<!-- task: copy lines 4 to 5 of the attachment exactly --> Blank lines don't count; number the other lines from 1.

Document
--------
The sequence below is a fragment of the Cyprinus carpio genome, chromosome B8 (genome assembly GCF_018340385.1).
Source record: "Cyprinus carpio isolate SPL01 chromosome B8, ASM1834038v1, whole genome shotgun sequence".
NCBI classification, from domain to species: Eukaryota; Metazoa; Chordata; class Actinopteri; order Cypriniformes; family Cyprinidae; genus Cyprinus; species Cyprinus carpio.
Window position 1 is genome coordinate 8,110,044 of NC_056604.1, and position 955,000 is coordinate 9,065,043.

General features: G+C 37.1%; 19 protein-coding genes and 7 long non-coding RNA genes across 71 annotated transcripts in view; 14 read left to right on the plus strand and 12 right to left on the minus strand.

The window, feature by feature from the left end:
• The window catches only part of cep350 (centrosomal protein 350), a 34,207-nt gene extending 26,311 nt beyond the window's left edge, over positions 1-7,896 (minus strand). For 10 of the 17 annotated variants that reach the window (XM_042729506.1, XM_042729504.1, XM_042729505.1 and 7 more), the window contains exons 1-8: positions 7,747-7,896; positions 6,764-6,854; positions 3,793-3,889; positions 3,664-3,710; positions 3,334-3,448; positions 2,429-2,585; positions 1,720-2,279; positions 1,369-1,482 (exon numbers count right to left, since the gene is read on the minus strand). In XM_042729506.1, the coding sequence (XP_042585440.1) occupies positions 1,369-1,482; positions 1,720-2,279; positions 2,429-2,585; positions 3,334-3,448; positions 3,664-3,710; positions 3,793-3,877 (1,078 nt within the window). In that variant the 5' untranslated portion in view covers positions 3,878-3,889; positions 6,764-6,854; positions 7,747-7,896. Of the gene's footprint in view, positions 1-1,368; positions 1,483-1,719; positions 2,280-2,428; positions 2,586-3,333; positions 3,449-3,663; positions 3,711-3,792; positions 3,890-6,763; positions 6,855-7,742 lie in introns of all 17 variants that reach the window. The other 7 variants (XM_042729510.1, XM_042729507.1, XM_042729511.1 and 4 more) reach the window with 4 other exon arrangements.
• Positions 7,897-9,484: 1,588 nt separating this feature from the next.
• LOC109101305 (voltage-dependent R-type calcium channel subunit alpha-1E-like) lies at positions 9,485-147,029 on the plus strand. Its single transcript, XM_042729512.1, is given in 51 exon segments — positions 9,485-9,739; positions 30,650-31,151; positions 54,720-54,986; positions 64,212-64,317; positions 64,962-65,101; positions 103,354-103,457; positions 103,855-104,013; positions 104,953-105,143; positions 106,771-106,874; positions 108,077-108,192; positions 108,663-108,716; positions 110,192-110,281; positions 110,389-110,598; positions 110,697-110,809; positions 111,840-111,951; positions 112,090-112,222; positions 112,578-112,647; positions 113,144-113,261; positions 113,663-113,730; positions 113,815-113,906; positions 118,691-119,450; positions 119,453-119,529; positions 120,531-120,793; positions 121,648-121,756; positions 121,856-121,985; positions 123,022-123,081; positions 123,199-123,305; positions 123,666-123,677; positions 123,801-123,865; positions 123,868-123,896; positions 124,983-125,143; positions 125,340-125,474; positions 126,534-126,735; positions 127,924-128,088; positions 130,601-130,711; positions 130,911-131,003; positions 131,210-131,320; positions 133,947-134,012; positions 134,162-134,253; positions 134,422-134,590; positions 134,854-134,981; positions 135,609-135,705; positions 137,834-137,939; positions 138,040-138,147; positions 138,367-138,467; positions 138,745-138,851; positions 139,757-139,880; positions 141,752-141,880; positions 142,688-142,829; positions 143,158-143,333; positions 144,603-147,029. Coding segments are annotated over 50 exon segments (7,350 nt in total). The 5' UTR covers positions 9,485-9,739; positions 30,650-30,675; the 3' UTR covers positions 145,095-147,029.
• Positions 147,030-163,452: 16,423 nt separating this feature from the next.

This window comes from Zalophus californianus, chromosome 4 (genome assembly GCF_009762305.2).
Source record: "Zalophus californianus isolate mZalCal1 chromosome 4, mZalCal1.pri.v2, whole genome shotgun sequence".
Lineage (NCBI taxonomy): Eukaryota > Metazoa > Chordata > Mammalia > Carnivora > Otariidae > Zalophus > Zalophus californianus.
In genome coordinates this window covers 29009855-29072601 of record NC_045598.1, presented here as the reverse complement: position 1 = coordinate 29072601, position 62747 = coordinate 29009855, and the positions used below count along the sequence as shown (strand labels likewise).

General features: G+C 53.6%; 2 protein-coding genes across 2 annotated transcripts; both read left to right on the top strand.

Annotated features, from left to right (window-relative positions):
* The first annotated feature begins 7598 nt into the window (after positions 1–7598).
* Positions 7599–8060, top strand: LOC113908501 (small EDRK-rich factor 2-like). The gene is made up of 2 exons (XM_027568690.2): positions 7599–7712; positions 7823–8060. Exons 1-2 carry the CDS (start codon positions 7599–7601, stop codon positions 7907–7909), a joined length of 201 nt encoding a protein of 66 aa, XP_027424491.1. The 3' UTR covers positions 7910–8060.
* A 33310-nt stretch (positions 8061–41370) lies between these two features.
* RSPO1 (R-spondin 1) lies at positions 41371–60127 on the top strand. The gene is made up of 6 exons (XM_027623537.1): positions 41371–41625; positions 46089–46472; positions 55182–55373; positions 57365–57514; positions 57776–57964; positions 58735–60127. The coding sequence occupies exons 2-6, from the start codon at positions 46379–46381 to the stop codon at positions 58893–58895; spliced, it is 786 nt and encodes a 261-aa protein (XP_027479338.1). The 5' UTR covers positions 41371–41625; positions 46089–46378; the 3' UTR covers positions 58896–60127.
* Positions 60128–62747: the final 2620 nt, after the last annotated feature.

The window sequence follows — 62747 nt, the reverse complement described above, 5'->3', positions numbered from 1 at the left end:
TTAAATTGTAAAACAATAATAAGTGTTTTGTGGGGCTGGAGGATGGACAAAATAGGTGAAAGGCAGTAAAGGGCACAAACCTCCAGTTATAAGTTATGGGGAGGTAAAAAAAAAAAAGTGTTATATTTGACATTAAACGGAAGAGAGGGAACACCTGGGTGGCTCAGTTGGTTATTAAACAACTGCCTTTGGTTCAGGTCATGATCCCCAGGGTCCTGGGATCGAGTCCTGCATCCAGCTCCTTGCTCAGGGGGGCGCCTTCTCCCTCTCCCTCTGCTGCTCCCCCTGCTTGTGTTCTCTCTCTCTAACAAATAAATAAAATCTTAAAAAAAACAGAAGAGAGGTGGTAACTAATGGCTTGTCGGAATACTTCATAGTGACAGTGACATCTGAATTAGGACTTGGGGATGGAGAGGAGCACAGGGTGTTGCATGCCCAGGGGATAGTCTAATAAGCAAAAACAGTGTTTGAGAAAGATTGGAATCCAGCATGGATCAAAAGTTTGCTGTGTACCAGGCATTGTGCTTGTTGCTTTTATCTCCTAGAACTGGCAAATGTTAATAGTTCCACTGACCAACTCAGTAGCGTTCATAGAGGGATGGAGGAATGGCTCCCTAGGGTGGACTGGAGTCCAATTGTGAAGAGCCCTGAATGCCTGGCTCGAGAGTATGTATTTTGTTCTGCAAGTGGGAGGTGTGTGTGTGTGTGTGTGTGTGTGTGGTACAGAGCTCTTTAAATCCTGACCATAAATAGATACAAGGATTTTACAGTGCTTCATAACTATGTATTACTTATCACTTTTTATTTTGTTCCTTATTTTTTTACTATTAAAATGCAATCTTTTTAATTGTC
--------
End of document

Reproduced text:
Window position 1 is genome coordinate 8,110,044 of NC_056604.1, and position 955,000 is coordinate 9,065,043.

General features: G+C 37.1%; 19 protein-coding genes and 7 long non-coding RNA genes across 71 annotated transcripts in view; 14 read left to right on the plus strand and 12 right to left on the minus strand.